Italy's Football Bosses Take To Name-Calling Over Coronavirus
Inter Milan's chairman Steven Zhang posted a somewhat extraordinary missive on his verified Instagram account, calling league president Paolo Dal Pino a "clown".
Italy's football schedule has been thrown into disarray by coronavirus
Clubs bosses are taking out their frustrations via social media
Inter Milan chairman lashed out at league president Paolo Dal Pino
Italy's football schedule has been thrown into disarray by the new coronavirus and its bosses are taking out their frustrations via social media and calling each other names. The football-mad country has borne the European brunt of the COVID-19 disease now sweeping across much of the world. More than 2,000 people have tested positive and 52 have died from the virus in Italy since February 22. The big problem for football is that the Italian epicentre of the outbreak is in the northern part of the country where many of the big teams play.
Milan's Lombardy region has recorded 38 deaths and its western neighbour Piedmont -- home to Cristiano Ronaldo's Juventus -- has also been heavily hit.
Now the bosses of Inter Milan are lashing out at league president Paolo Dal Pino for what they view as completely random scheduling decisions that favour specific teams.
Inter's Chinese chairman Steven Zhang posted a somewhat extraordinary missive on his verified Instagram account Tuesday calling Dal Pino a "clown".
"Playing around (with) the calendar and always putting the public health as secondary consideration," Zhang wrote in English.
"You are probably the biggest and darkest clown I have ever seen."
Zhang then posted what a "face vomiting" emoji to illustrate the strength of his feelings about Dal Pino's scheduling moves.
"How about we don't protect our players or coaches and ask them to play for you 24/7 nonstop?" he somewhat rhetorically asked.
"Yes, I am speaking at you. Our Lega President #PauloDalPino! #shameonyou."
Zhang and other Italian football bigwigs could be forgiven for being a little upset.
Inter have not played in Serie A since losing to surprise league leaders Lazio on February 16.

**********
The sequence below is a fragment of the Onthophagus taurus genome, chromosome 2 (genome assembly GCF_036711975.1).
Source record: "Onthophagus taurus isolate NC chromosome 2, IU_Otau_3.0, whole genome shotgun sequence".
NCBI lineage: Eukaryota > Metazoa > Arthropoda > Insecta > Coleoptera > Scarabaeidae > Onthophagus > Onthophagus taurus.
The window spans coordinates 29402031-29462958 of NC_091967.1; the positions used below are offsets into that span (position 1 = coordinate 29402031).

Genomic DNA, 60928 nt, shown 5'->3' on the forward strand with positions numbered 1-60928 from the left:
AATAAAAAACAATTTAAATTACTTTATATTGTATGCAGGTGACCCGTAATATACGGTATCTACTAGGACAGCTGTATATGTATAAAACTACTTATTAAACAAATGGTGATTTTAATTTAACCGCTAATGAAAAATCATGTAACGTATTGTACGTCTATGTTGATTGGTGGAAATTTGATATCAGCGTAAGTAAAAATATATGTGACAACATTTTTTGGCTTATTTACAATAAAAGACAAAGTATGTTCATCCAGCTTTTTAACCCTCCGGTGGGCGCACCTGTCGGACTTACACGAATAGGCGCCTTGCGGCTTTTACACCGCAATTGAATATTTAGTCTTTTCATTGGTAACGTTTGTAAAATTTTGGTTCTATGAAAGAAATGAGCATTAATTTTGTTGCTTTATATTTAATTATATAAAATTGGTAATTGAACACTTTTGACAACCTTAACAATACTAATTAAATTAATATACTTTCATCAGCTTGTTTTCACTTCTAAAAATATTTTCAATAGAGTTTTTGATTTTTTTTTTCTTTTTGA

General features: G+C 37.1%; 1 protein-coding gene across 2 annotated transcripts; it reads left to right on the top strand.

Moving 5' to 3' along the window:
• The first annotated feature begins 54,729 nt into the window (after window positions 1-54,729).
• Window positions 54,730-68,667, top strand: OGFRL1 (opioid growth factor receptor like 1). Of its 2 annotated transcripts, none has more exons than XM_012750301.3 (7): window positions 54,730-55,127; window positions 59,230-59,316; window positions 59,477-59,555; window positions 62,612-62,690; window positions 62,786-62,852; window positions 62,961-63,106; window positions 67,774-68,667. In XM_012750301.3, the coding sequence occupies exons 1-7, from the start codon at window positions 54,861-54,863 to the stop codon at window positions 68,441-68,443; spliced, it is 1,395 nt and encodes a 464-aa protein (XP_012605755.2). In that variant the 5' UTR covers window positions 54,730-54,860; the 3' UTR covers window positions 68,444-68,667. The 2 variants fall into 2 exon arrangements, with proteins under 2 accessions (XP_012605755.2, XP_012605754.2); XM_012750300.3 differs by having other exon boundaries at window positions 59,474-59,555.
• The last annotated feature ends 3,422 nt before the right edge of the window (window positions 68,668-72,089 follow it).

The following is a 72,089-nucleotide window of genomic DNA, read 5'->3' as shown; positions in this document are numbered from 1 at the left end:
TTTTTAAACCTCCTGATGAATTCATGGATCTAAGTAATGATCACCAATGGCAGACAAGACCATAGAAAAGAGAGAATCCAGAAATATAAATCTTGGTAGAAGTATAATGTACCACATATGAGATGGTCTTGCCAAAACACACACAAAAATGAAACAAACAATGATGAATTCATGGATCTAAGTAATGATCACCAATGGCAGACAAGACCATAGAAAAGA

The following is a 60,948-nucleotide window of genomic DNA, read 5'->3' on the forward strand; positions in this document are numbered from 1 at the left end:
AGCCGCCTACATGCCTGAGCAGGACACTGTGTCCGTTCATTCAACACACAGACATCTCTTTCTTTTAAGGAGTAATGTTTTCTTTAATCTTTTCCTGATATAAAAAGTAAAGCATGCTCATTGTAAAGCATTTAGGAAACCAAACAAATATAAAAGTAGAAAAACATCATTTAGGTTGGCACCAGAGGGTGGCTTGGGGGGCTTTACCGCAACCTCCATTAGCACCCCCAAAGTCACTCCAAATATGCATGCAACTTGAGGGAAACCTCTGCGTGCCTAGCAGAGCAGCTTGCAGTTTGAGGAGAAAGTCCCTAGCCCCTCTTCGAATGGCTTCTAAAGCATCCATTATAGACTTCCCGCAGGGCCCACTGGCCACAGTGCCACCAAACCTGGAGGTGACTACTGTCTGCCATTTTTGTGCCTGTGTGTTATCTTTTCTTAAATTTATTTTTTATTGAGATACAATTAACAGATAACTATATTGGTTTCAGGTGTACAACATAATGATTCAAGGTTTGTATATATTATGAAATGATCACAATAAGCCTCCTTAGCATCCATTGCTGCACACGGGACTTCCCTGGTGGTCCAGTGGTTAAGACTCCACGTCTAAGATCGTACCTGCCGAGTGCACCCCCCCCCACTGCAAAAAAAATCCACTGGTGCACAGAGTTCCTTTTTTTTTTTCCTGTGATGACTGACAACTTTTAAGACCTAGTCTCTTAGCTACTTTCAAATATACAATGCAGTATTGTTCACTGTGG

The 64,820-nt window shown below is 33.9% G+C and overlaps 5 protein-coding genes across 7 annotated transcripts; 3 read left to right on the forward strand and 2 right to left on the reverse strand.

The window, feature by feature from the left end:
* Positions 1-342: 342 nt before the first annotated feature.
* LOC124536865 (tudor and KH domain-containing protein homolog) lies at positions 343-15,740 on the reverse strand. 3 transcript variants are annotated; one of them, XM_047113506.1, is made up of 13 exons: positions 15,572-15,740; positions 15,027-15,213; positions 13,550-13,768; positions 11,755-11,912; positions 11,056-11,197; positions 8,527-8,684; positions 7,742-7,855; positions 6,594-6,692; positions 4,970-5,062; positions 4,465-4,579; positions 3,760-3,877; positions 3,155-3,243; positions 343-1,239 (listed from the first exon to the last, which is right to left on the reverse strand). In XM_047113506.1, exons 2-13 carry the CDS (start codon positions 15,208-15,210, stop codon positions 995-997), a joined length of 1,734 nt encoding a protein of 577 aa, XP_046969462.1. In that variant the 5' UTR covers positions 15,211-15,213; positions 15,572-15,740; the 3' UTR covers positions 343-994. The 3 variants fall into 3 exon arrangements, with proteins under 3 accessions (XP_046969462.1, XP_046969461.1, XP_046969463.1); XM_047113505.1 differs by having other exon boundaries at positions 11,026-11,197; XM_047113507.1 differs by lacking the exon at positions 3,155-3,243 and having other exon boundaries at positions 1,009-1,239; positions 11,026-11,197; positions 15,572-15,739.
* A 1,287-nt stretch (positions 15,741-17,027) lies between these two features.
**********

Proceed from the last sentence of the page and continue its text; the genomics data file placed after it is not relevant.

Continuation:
They trail second-placed Juventus by six points but have a game in hand.
But it is far from clear just when that game might be played.
Their home match against Sampdoria and last weekend's title clash with Juventus were both postponed.
Inter wanted the Juve match played behind closed doors so that players did not lose form.
Their last meaningful match was against Bulgaria's Ludogorets in the Europa League last week.
It was a drab affair they won 2-1 at an empty San Siro stadium in Milan.
All the postponements have created massive confusion and a logistical nightmare.
Some of the matches are being rescheduled for May 13 -- theoretically the time the Italian Cup final should have been played.
Inter could be in that final if they manage to overturn a 1-0 deficit away to Napoli in the return leg of their semi-final tie on Thursday.
That match is still scheduled to go ahead.
Inter chief executive Beppe Marotta called Dal Pino's various scheduling moves "impractical and almost provocative".
"You find teams that haven't played for two weeks, others that play continuously," Marotta fumed in a separate TV interview.
Dal Pino has not said much in self-defence and largely avoided the media.
But Italian Olympic Committee boss Giovanni Malago -- himself facing uncertainty about whether the Tokyo Summer Games will go ahead in July -- told La Repubblica daily it was time for everyone to calm down.
"Health comes before everything, and that includes football," Malago said.
"There are people dying, people getting sick, and people trying to bring this global emergency under control," he said.
"I'd say it is time to stop this playground squabbling."